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Gareth Southgate’s critics may scoff but Manchester United move makes sense

Gareth Southgate’s critics may scoff but Manchester United move makes sense

Gareth Southgate is used to managing big players in high-pressure environments – Getty Images/Robbie Jay Barratt

Rewind to 2016 when Gareth Southgate took charge of what was a broken institution amid a toxic environment and you will find one of the reasons why Manchester United will consider him as a successor to Erik ten Hag if the Old Trafford club decide to sack the Dutchman.

England were so low, coming off the back of their Euros humiliation by Iceland, that even Southgate was initially in two minds over whether he wanted the top job almost eight years ago.

United 2024 is not so dissimilar to England 2016, with a realignment of culture and environment just as important as the rebuild of the squad that is so obviously needed.

Central to the England transformation was Dan Ashworth, who will soon become sporting director at United under Sir Jim Ratcliffe, the new minority shareholder in charge of football operations. In his former role as Football Association technical director, Ashworth was well aware of Southgate’s strengths long before the rest of us, having worked closely with him during his time as coach of England Under-21s.

Ashworth, perhaps because of the posts he has held at West Bromwich Albion, England, Brighton and Newcastle United, has never appointed a so-called trophy manager so it is not hard to understand why United’s next man will not be picked solely on silverware.

Sources point to the fact he has hired Southgate and Graham Potter, and worked successfully with Eddie Howe, who are all considered similarly collaborative characters.

The case against Southgate becoming the next Manchester United is easy enough for his critics to make, but scratch beneath the surface and the case in his favour is perhaps bigger and more compelling than many appreciate.

Nobody can argue with the fact that Southgate has never won a trophy as a manager, experienced relegation in his only other club job at Middlesbrough and has, at times, been held back by in-game conservatism.

But the pressure on England at each major tournament is perfectly comparable to the conditions a United manager works under with every decision scrutinised, each selection and performance endlessly debated and a failure to win treated as a disaster.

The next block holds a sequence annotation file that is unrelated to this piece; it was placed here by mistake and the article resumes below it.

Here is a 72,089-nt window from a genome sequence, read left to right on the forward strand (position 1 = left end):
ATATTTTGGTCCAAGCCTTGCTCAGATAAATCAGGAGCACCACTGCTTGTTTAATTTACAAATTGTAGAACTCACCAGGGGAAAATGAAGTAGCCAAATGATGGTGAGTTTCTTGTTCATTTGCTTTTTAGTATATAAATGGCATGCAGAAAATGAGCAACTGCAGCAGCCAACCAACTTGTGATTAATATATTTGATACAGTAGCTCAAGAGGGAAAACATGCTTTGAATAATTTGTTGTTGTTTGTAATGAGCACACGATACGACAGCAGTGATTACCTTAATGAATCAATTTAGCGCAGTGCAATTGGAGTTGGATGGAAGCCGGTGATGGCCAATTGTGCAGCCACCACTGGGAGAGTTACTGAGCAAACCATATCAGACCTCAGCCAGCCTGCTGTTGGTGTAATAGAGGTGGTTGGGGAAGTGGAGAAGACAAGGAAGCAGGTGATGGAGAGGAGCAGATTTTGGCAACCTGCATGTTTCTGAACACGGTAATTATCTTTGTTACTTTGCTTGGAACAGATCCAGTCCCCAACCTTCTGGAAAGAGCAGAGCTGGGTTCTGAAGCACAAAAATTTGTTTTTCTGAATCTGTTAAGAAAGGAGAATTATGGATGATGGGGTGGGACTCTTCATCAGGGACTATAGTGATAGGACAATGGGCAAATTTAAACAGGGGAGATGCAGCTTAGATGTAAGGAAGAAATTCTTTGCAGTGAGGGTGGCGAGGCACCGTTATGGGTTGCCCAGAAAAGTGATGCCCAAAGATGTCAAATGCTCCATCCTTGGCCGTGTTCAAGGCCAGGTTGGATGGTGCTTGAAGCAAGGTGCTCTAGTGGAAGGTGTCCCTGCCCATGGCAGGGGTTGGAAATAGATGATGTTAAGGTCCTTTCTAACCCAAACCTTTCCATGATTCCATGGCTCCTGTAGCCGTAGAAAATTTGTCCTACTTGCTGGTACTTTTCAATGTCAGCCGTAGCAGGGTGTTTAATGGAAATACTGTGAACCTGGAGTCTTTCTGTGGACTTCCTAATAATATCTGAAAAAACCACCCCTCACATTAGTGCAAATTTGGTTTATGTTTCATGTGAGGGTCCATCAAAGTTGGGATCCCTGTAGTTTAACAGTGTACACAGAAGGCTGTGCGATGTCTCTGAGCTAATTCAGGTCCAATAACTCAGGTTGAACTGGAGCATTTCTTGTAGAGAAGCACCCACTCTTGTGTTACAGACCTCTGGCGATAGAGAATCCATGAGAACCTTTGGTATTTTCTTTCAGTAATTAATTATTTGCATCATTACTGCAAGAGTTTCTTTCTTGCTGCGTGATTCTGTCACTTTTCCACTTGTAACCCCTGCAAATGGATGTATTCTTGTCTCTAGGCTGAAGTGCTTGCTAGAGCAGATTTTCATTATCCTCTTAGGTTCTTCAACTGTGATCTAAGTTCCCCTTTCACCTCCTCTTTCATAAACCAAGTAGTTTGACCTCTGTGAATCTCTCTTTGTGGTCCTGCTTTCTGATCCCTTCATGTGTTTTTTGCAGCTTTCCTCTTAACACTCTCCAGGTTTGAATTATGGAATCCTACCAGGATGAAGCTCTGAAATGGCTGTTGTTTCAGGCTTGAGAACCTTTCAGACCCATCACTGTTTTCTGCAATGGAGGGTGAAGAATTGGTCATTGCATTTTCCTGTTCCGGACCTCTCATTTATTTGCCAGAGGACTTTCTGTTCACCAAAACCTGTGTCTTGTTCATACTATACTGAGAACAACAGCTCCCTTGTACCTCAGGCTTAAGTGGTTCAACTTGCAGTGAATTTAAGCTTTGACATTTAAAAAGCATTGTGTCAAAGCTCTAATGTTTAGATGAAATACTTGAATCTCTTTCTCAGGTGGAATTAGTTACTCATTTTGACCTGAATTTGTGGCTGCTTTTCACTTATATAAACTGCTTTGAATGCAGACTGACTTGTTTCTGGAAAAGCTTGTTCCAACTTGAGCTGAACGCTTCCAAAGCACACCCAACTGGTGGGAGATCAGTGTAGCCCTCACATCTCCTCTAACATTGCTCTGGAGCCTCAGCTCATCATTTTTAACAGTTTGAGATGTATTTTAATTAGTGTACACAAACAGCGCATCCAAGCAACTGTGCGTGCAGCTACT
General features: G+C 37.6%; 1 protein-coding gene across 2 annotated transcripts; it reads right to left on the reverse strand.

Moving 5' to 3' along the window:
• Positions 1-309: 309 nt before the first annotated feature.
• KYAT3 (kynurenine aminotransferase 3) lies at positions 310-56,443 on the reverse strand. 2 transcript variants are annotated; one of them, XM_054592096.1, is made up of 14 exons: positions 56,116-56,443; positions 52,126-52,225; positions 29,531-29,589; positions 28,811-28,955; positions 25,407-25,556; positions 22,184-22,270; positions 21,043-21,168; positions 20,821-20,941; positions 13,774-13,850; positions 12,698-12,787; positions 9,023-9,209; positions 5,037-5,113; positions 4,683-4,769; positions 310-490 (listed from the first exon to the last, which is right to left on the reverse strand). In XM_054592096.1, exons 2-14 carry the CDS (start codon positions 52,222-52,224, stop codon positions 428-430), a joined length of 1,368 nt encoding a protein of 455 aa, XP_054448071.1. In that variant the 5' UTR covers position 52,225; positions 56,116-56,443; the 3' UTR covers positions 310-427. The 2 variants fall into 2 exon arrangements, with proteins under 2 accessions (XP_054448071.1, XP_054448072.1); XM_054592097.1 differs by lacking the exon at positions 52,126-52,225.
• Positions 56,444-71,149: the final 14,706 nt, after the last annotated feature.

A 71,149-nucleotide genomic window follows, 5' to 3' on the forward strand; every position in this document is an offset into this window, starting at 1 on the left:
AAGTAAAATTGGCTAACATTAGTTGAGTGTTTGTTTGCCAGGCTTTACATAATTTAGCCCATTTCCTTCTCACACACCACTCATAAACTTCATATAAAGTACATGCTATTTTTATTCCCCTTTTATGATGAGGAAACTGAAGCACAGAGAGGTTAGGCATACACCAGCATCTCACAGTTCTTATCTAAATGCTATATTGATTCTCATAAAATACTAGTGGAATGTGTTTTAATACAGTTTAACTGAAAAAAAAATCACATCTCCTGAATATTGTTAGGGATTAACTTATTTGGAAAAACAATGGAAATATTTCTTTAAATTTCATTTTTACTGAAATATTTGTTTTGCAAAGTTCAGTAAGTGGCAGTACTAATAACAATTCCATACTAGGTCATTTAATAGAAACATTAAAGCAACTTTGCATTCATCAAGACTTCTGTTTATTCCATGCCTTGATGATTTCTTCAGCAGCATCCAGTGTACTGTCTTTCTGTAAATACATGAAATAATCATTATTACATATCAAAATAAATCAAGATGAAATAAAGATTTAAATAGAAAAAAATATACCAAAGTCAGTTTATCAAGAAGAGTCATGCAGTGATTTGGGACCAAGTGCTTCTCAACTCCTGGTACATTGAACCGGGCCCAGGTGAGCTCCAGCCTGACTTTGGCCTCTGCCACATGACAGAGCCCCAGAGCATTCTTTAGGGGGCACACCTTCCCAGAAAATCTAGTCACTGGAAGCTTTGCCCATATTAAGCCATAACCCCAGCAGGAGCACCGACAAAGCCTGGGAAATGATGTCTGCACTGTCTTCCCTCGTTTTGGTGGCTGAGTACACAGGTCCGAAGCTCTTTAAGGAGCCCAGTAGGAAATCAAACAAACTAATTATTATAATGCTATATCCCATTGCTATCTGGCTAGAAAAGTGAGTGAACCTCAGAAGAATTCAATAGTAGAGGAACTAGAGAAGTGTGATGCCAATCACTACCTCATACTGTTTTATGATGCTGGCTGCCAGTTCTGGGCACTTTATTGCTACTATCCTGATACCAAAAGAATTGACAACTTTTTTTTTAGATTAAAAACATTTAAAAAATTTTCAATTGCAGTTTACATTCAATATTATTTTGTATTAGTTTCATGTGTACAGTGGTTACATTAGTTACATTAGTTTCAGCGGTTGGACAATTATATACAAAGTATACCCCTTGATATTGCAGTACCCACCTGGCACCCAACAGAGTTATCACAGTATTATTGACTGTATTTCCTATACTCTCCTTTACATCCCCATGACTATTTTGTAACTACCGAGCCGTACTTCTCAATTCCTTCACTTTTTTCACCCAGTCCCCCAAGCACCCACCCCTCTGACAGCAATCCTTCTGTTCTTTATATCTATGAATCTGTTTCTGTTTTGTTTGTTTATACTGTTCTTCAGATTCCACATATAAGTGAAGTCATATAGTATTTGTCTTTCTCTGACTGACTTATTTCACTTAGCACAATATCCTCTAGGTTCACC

He has proven he will not shirk big decisions

Southgate has proven himself one of the best communicators, internally and externally, in the game and has been able to unite a nation and his squad. That is relevant, given that some of the doubts around Ten Hag centre around his ability to motivate and a perceived lack of empathy.

But he is much more than just a guy who could talk a good game and bring back some of the feel-good factor inside Old Trafford. With England, Southgate eased out Wayne Rooney without controversy or chaos, dropped Kyle Walker for a period of time and moved on from Raheem Sterling.

He has proven he will not shirk big decisions and there may be another one coming with England over Marcus Rashford, whose performances for United this season have attracted plenty of scrutiny.

Southgate may not be ready-made for United, but what other options do United have if they make a change? Potter would be a similar style of appointment and ticks many of the same boxes, while Thomas Tuchel has a greater club pedigree having won the Champions League with Chelsea.

Liverpool have taken a huge gamble on Arne Slot to succeed Jurgen Klopp and yet the appointment of the Dutchman has been received positively.

Slot has none of Southgate’s experience of managing big players and big egos in big-pressure environments. Neither do the likes of Ruben Amorim or Thiago Motta at Sporting and Bologna, which means Ashworth may well eventually, just as he did in 2016, decide that Southgate is the “outstanding candidate” – regardless of what those who like to judge their managers against their trophies might think.

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